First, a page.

End-of-life issues are among our most emotionally and religiously charged community concerns. The definition of “death” might require greater clarity when considering medical and technological advances that have moved patient diagnosis from the physician’s examination to the laboratory. Enacted law regulating medical practice further muddies the water.
Canada’s Supreme Court recently lifted the Assisted Suicide (AS) ban but has given federal and provincial governments 12 months to craft necessary legislation. Until then, the ban on doctor assisted suicide stands.
A handful of U.S. states passed AS laws and include Vermont, Oregon, Washington, Montana and New Mexico. The practice is allowed for those who are critically ill. Each state has very specific parameters for patients requesting an end to life. The patient must personally administer prescribed medication.
In Europe, terminal illness as well as medical conditions causing unbearable suffering might allow physicians to prescribe lethal drugs. The Netherlands has allowed AS since 1984. Belgium law further allows those (terminally ill) less than 18 years of age as candidates for AS with parental consent. Switzerland has allowed AS since 1942. Switzerland also allows non-citizens to seek AS. Other countries including Colombia, Luxembourg and Great Britain have policies that do not shut the door on AS.
The American Civil Liberties Union supports euthanasia as the right of a competent terminally ill person to avoid excruciating pain and embrace a dignified death. The Hemlock Society agrees. Others argue medical advances can suspend death and disallow nature from taking its course. Others justify AS mentioning the exorbitant costs of maintaining a terminally ill patient desiring a dignified death.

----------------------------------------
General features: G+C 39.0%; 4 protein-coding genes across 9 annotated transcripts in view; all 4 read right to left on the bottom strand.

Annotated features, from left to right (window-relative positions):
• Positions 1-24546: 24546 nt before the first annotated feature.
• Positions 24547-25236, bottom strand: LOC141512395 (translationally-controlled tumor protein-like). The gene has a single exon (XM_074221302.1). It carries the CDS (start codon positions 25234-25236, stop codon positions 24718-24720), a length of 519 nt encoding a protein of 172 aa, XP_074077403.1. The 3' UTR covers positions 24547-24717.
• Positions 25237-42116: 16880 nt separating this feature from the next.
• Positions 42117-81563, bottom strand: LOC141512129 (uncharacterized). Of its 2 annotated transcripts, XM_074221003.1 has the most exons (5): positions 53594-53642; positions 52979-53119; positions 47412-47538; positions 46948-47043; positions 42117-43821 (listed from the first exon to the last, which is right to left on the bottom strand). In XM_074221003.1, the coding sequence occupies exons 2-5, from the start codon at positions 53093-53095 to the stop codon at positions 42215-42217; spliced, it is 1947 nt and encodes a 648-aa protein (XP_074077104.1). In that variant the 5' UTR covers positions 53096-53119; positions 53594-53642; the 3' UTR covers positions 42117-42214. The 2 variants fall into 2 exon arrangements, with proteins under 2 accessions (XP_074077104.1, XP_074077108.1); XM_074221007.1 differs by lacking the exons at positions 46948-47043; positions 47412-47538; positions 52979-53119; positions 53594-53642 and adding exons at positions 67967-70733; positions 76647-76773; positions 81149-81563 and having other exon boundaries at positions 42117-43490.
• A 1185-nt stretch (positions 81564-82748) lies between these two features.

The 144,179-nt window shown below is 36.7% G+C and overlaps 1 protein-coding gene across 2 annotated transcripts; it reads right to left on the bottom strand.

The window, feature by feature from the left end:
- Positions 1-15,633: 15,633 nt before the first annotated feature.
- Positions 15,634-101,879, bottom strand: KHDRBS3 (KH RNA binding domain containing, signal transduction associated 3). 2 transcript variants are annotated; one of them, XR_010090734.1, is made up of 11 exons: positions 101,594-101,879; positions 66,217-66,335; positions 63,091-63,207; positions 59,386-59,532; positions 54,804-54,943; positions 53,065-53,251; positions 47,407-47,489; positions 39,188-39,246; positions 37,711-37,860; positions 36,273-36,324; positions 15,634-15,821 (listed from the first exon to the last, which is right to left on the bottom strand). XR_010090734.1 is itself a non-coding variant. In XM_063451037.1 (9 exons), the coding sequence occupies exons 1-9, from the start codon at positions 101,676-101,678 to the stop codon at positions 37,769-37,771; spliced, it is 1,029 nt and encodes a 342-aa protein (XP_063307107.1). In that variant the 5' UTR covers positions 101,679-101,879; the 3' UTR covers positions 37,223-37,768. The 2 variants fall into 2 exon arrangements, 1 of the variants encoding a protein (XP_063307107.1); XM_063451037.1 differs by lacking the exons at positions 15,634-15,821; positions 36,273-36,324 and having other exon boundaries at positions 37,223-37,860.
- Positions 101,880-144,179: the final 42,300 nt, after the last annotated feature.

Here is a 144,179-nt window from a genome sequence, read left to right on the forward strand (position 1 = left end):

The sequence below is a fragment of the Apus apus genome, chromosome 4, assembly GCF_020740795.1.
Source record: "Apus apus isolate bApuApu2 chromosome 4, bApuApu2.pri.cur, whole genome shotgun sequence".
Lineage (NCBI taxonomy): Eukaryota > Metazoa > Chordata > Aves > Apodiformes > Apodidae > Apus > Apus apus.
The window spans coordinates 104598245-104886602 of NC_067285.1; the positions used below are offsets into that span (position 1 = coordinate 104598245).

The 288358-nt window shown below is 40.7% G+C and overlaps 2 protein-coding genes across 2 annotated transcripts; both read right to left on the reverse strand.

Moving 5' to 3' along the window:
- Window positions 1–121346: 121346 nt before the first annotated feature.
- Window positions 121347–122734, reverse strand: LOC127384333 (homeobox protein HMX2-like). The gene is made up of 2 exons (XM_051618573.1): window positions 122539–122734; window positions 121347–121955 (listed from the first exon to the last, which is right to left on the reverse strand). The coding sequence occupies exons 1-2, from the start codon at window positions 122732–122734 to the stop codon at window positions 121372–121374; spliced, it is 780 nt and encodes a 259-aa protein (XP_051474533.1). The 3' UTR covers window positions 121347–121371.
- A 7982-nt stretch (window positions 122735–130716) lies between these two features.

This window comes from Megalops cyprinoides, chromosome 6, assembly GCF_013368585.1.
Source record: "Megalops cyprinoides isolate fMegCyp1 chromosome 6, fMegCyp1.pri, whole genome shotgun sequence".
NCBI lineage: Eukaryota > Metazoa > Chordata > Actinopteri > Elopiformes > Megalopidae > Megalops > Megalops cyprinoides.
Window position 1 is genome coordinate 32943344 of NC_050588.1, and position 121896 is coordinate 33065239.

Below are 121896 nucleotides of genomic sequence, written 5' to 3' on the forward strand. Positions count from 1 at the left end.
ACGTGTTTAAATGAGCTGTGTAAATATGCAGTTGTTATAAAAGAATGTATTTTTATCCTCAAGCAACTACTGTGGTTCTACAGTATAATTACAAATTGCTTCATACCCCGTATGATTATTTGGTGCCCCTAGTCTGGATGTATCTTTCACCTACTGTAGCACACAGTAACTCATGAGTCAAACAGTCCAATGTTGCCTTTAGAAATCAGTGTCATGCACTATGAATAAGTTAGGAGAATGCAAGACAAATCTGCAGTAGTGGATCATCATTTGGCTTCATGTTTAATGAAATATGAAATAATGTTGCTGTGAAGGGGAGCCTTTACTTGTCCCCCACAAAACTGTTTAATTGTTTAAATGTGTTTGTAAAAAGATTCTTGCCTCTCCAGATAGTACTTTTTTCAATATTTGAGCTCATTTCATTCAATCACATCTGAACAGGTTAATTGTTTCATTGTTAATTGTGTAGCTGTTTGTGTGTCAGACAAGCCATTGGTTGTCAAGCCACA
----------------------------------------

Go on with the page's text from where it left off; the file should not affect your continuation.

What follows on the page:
Those against suggest that AS policy could bias doctors and medical providers for financial reasons. Particularly for those patients who cannot afford required ongoing care. Medical insurers could weigh in. There are concerns that the Hippocratic Oath sees assisted death as a primary taboo. “I will neither give a deadly drug to anybody if asked for it, nor will I make a suggestion to this effect….”
Forty million Americans lack health insurance. Few have coverage that could cover the costs of long term skilled care. Costs to manage chronically ill patients are astronomical. Fears are valid that patients unable to afford such care might be victimized by policies allowing assisted suicide. Many in authority want to run government like a business. These bottom liners give validity to economic concerns influencing AS decisions.
The Oregon experience suggests no such prejudice against the poor or ethnic minorities, but concerns are valid. Careful monitoring on a case-by-case basis by a state health department or other appropriate agency should be instituted. The underserved should not face harm should physician assisted suicide become national law.
The primary justification for AS should be the terminally ill’s dignified death. Patients should have choice for this request. Each case then must be viewed on its own merits. Such an option would allow more humane patient medical management. Careful monitoring will thwart abuse.
Marc Yacht is a semi-retired physician living in Hudson Florida. Column courtesy of Context Florida.